By Tom Crandall
My joy of gardening is watching plants grow.
While the fall season is enjoyable with all the beautiful foliage, I begin to have withdrawal symptoms as temperatures plummet and the annuals and perennials wither and die.
To combat the upcoming winter doldrums, I begin to focus on plants that will continue to flourish in the house.
I could go to a garden center and load up on expensive house plants, but I prefer to have fun with plants I propagate myself.
Following are some fun projects I’ve enjoyed over the years.
These easy-to-grow plants are a great favorite of many gardeners. They also are one of the easiest flowers to propagate.
Take four-inch cuttings from your garden or ask a neighbor for cuttings.
I’ve even begged a cutting or two from the garden center where I am a regular customer. Use only healthy mature stems.
Make a 45-degree cut on the end of each stem, and place three or four cuttings in a juice glass full of water.
Place the glass on a sunny window sill, and almost within days the cuttings will develop roots.
Once the roots are about 1 inch long, it’s time to plant them in soil. I like to plant three or four cuttings in a 6-inch pot.
Cut off the top of each cutting, eliminating any flowers to promote sprouting for a bushier plant.
Use a high-quality potting soil.
Place the pot in a sunny location and enjoy. In spring, the plant can be transferred to the garden.
This is a fun project I was introduced to in grade school many years ago.
Obtain a small sweet potato. If possible, use one straight from the garden.
When buying from the grocery store, be sure to get one that has been grown organically, as others might have been treated to inhibit sprouting of roots.
Look for a sweet potato with eyes (buds from which new sprout will form).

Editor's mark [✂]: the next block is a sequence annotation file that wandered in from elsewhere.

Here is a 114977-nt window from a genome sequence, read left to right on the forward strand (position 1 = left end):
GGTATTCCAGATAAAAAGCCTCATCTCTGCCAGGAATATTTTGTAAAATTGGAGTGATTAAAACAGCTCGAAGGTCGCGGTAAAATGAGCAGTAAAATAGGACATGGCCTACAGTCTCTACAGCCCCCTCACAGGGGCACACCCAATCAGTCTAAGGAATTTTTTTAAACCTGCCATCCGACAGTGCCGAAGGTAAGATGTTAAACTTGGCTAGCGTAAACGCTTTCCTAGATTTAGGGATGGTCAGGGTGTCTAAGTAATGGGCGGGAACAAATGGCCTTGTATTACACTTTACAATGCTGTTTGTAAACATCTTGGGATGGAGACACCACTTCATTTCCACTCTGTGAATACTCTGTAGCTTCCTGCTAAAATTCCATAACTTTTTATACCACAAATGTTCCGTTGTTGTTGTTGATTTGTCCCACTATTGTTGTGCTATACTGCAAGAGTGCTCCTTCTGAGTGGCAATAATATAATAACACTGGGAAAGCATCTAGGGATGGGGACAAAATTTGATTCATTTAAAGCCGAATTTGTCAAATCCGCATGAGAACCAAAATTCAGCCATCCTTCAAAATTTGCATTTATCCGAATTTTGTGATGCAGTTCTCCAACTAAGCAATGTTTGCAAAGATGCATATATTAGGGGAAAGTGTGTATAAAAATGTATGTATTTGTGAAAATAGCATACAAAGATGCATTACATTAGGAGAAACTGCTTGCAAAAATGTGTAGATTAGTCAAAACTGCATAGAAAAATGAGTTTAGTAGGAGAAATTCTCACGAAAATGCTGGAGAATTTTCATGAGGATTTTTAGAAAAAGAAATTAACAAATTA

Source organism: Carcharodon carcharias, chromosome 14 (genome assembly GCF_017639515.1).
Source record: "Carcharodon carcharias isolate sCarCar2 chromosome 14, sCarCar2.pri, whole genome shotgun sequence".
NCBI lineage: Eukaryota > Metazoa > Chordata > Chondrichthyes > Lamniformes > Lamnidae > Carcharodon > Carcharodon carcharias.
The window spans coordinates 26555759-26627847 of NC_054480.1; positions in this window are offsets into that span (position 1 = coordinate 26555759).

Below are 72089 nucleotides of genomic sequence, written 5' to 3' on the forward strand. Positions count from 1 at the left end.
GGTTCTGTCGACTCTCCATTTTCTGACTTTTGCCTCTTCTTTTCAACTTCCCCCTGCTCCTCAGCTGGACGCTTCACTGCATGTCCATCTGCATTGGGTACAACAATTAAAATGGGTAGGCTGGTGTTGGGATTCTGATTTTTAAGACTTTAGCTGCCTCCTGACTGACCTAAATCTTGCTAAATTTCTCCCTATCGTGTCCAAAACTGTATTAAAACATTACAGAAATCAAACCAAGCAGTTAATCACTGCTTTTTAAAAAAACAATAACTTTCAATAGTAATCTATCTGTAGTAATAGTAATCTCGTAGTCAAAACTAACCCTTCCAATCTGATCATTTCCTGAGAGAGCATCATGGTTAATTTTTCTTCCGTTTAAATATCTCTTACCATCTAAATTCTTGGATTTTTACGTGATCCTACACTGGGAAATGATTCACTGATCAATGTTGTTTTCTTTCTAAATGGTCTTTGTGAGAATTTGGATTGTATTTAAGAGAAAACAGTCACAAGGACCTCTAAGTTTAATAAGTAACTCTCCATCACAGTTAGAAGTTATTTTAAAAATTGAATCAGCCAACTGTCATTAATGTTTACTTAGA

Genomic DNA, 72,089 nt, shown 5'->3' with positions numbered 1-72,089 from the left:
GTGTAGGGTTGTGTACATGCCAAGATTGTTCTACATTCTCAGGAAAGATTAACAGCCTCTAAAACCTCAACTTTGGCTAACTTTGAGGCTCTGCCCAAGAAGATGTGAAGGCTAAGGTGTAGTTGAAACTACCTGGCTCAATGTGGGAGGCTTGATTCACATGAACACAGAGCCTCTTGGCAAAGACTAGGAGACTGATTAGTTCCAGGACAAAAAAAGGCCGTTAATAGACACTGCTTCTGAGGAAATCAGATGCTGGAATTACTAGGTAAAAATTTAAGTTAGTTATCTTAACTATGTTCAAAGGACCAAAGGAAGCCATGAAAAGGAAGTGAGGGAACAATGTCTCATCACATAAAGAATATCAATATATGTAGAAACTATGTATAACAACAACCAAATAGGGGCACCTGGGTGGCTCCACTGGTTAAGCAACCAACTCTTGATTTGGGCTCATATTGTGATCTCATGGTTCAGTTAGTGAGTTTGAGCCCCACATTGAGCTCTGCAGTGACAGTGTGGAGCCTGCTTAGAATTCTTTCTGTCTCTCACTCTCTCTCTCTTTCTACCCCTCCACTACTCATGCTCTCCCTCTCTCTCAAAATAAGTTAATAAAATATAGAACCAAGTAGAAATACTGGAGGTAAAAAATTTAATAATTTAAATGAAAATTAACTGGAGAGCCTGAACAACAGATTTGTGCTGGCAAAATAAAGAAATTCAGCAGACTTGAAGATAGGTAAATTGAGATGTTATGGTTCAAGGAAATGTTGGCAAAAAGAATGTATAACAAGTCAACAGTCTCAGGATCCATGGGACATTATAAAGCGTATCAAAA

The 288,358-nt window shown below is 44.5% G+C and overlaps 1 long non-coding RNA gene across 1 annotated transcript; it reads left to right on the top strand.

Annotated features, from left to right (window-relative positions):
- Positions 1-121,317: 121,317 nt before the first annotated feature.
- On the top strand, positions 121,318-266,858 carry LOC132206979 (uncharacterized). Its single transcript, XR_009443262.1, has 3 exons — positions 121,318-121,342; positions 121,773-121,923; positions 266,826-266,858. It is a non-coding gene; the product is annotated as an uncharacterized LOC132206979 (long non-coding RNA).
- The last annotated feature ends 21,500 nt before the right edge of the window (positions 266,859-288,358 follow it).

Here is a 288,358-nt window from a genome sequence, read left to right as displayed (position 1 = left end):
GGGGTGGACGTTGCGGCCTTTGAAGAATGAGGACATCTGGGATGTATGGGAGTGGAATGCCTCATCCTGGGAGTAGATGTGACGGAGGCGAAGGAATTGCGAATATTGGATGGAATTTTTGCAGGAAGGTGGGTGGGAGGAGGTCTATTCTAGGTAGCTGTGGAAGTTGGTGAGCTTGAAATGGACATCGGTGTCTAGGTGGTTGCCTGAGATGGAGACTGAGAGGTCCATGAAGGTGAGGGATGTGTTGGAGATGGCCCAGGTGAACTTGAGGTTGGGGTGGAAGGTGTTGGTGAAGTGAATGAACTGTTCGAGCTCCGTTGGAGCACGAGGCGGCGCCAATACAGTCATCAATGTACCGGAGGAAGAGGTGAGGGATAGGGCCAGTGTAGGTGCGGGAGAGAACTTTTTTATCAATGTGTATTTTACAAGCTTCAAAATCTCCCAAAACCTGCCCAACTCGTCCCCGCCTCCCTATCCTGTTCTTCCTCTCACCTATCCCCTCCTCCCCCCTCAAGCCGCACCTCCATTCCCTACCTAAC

Determine, if possible, the top end of the sweet potato where it was attached to the above-ground vine.
Cut off the lower one-third of the sweet potato and discard.
Stick three tooth picks evenly spaced around the middle of the remaining sweet potato to support it in a vessel of water. I use a pickle jar.
Fill the jar with water, and place in a sunny location. Replace the water weekly and rinse the sweet potato.
In a week or two, the eyes will swell, and small leaves and roots will appear.
The sprouts will grow rapidly into a lush sweet potato vine that will drape over and down around the jar.
This is mainly a “just for fun” project, but I suppose the vine could be transferred to the garden if it survives the winter. I’d trim the vines back to a manageable length before planting.
African violets are one of the easiest of all to propagate and share with friends.
They can be propagated directly in soil, but I prefer to propagate them in water and observe the roots and baby plants develop.
Ask a friend or relative for a leaf from their favorite African violet, take one from a plant you have or purchase an inexpensive plant next time you go grocery shopping and snip off a leaf.
Cut the end of the stem at a 45 degree angle. This will encourage root development.
Place the stem in a small glass, and fill with water. Aluminum foil can be placed on the top of the glass and a hole punched for insertion of the stem if necessary for support.
Small, fine, hairy roots will emerge from the stem end within two or three weeks.
Soon, you will see small green sprouts start to emerge at the point where the roots meet the original leaf stem.
These sprouts will grow into several miniature African violet plants. When the spouts are about 1 inch high, it’s time to plant them in soil.
Carefully pull or cut the sprouts apart into individual plants.
Save the sprouts that have some roots, and discard the others. Plant the baby African violets in a good-quality potting soil.
Watering techniques for African violets are critical.
Let the top soil become dry before applying water, and then apply water only at the soil surface.
Do not get water on the leaves. Over-watering kills more African violets than anything else.
Oak tree acorns
Have you noticed the abundance of acorns this year?
Some are so large they can actually dent your automobile.
Gather a few for a fun winter project.
Collect a dozen or so acorns; the dark brown ones are best.
Make sure there are no blemishes or worm holes. Place them in a bucket of water, and discard any that float to the surface.
Place the good acorns in a zipper-type plastic bag with moist sawdust.
Put the bag in the back of your refrigerator for a month to “winter” (stratify) them.
This is necessary for the acorns to sprout.
After a month, periodically check the acorns, and when roots crack through the end, it is time to plant them.
Plant in a good potting mix, place in a sunny location, and watch your oak tree grow. Next spring, plant some in your yard or share with friends.
Masterful Gardening, a column written by master gardeners with the Penn State York County Cooperative Extension, appears Sundays in Home Source. Tom Crandall be reached at 717-840-7408 or firstname.lastname@example.org.